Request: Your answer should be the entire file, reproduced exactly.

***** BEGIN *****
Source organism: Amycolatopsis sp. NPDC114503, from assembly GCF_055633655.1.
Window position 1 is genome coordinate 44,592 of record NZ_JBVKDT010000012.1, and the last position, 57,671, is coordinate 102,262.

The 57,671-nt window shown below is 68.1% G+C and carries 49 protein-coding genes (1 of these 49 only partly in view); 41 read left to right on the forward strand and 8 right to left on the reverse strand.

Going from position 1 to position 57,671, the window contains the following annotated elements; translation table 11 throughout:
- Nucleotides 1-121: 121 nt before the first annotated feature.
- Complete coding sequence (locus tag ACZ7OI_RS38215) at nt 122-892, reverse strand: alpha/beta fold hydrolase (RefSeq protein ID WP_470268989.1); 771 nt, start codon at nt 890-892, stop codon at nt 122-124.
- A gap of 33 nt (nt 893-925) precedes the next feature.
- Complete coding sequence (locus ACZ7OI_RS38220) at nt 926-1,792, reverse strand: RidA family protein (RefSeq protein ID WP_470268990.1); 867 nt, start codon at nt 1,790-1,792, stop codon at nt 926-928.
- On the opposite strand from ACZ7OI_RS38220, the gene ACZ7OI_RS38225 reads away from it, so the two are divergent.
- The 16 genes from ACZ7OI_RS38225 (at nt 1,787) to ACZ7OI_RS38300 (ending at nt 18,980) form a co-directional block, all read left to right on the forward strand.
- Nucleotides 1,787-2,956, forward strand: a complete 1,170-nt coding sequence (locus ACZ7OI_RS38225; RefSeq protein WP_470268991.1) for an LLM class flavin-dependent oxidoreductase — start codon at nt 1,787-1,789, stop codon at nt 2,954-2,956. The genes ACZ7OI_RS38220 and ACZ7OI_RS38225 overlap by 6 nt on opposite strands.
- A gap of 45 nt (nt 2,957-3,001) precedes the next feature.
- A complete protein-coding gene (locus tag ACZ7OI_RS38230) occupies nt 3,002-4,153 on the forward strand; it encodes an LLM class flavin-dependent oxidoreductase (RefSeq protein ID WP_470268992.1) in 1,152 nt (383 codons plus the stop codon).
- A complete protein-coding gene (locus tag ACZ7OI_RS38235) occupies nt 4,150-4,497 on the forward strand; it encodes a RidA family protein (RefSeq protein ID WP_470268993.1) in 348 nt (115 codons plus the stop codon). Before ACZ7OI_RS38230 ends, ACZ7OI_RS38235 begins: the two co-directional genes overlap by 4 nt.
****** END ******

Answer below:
Source organism: Amycolatopsis sp. NPDC114503, from assembly GCF_055633655.1.
Window position 1 is genome coordinate 44,592 of record NZ_JBVKDT010000012.1, and the last position, 57,671, is coordinate 102,262.

The 57,671-nt window shown below is 68.1% G+C and carries 49 protein-coding genes (1 of these 49 only partly in view); 41 read left to right on the forward strand and 8 right to left on the reverse strand.

Going from position 1 to position 57,671, the window contains the following annotated elements; translation table 11 throughout:
- Nucleotides 1-121: 121 nt before the first annotated feature.
- Complete coding sequence (locus tag ACZ7OI_RS38215) at nt 122-892, reverse strand: alpha/beta fold hydrolase (RefSeq protein ID WP_470268989.1); 771 nt, start codon at nt 890-892, stop codon at nt 122-124.
- A gap of 33 nt (nt 893-925) precedes the next feature.
- Complete coding sequence (locus ACZ7OI_RS38220) at nt 926-1,792, reverse strand: RidA family protein (RefSeq protein ID WP_470268990.1); 867 nt, start codon at nt 1,790-1,792, stop codon at nt 926-928.
- On the opposite strand from ACZ7OI_RS38220, the gene ACZ7OI_RS38225 reads away from it, so the two are divergent.
- The 16 genes from ACZ7OI_RS38225 (at nt 1,787) to ACZ7OI_RS38300 (ending at nt 18,980) form a co-directional block, all read left to right on the forward strand.
- Nucleotides 1,787-2,956, forward strand: a complete 1,170-nt coding sequence (locus ACZ7OI_RS38225; RefSeq protein WP_470268991.1) for an LLM class flavin-dependent oxidoreductase — start codon at nt 1,787-1,789, stop codon at nt 2,954-2,956. The genes ACZ7OI_RS38220 and ACZ7OI_RS38225 overlap by 6 nt on opposite strands.
- A gap of 45 nt (nt 2,957-3,001) precedes the next feature.
- A complete protein-coding gene (locus tag ACZ7OI_RS38230) occupies nt 3,002-4,153 on the forward strand; it encodes an LLM class flavin-dependent oxidoreductase (RefSeq protein ID WP_470268992.1) in 1,152 nt (383 codons plus the stop codon).
- A complete protein-coding gene (locus tag ACZ7OI_RS38235) occupies nt 4,150-4,497 on the forward strand; it encodes a RidA family protein (RefSeq protein ID WP_470268993.1) in 348 nt (115 codons plus the stop codon). Before ACZ7OI_RS38230 ends, ACZ7OI_RS38235 begins: the two co-directional genes overlap by 4 nt.